Copyright: Beyoncé

Copyright: Beyoncé

It’s an image that seems to come entirely from her own creative source, created in collaboration with stylists like Marni Senofonte and also photographers (here Mason Poole and Carlijn Jacobs). She often wears younger, untried, unknown designers, suggesting she knows there is power in the representation she can provide; but just as often the label turns out to be Gucci or Dolce. When the world sees the image, it’s not the brand that matters, but the emotions it evokes in us and what it inspires us to do or wear.

That has always been her job. One of the most indelible style moments of her career: walking towards a row of cars with a baseball bat in the video lemonade‘s “Hold Up”. The lemon-yellow silk-georgette gown, with its pleats and loosely laced bodice, hugged her body in sensual but strong folds as she strode down the street, a despised but proud woman. You probably don’t remember the brand – even I had to look it up to be sure. Given the year (2017) and the romantic shape and wild color, you might guess it was Gucci; it was actually Roberto Cavalli, then managed by Peter Dundas, then a regular collaborator of Beyoncé. You remember the woman and what she did with and in the dress rather than who made it. That’s powerful. Even when she wore Riccardo Tisci’s Givenchy dresses, as she did to the Met Gala for several years, it seemed like Tisci was articulating a secret part of Beyoncé’s tastes rather than the artist trying to embody the designer’s message.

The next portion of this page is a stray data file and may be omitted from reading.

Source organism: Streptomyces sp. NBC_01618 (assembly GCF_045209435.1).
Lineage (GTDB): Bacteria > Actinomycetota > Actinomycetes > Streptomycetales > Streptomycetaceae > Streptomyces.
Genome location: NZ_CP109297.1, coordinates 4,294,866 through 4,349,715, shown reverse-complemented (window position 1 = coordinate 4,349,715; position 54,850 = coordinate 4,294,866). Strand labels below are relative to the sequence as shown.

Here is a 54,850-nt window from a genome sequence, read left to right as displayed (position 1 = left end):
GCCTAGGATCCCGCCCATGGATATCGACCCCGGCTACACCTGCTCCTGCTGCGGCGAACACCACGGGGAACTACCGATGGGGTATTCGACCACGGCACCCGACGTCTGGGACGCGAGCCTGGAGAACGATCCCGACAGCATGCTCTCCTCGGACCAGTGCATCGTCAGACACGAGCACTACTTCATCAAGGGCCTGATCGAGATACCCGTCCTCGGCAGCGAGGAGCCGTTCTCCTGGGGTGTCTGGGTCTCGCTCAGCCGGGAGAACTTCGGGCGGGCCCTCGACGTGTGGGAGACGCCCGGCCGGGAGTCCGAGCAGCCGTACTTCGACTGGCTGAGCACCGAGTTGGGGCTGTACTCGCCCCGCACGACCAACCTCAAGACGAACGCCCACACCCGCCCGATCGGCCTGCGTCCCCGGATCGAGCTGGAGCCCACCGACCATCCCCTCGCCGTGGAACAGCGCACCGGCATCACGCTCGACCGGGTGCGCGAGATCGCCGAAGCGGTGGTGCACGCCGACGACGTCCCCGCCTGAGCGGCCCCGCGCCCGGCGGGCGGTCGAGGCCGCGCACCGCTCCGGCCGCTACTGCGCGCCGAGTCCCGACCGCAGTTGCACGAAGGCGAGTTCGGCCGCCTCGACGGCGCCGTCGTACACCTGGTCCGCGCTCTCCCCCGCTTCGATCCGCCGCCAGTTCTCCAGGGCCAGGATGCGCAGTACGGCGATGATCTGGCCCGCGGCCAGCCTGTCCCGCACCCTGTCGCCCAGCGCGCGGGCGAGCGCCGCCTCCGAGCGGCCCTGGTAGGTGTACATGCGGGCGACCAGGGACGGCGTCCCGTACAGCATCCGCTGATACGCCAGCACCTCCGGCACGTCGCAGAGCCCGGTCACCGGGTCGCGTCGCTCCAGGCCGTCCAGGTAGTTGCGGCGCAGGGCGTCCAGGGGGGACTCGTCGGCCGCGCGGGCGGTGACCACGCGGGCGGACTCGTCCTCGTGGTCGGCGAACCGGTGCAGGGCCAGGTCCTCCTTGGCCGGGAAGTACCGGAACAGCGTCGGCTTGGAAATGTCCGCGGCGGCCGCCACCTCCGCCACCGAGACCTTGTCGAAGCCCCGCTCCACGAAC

Copyright: Beyoncé

Copyright: Beyoncé

It’s not that other stars aren’t creating history-making images — Rihanna turned street style into an art form, transforming the sidewalk into a public forum for joy and wild self-expression. The great thing about musicians like Rihanna, Lady Gaga or Madonna is that they use the tools of their own time to make their statements. you love Fashion, with all its madness, constant change, exciting opportunities for reinvention and role-playing. But Beyoncé stands almost alone in her commitment to creating a total and complete look and then searching for clothes that complement that reality. She is not interested in what seems to be in the moment, but in how to create her own moment. It’s the difference between fashion and style – and their videos, images and music all add up to the clear decree that style is indeed substance.

Probably the only musician with a similar approach is David Bowie, who we consider to be constantly evolving, but who in many ways was simply refining and redefining a glorious, utterly original sense of vision. It could refer to other eras, other musicians, other ideas. But the look and feel always felt like nothing else. It wasn’t about interpreting our time, but about what becomes possible when you allow yourself to be fully immersed in a universe.

The exception that proves the rule is the accumulation of names dropped on it Renaissance: On “Summer Renaissance” she names “Versace, Bottega, Prada, Balenciaga/Vuitton, Dior, Givenchy, collect your coins, Beyoncé”. But the line comes across more like classic rap braggadocio; It’s lucky for these European brands that their names all rhyme. It’s the following line that’s more intriguing: “So elegant and raunchy, this haute couture I flaunt / This Telfar imported bag, Birkins, the shit in the warehouse.” On Monday, The Real Real reported that the website saw an 85% increase in searches for Telfar on the day of the album release alone. The Birkin may be the world’s most famous and coveted handbag, but it’s the Telfar bag that fits into the world of Beyoncé – and therefore her fans.

You might like it too

Leave a Reply

Your email address will not be published.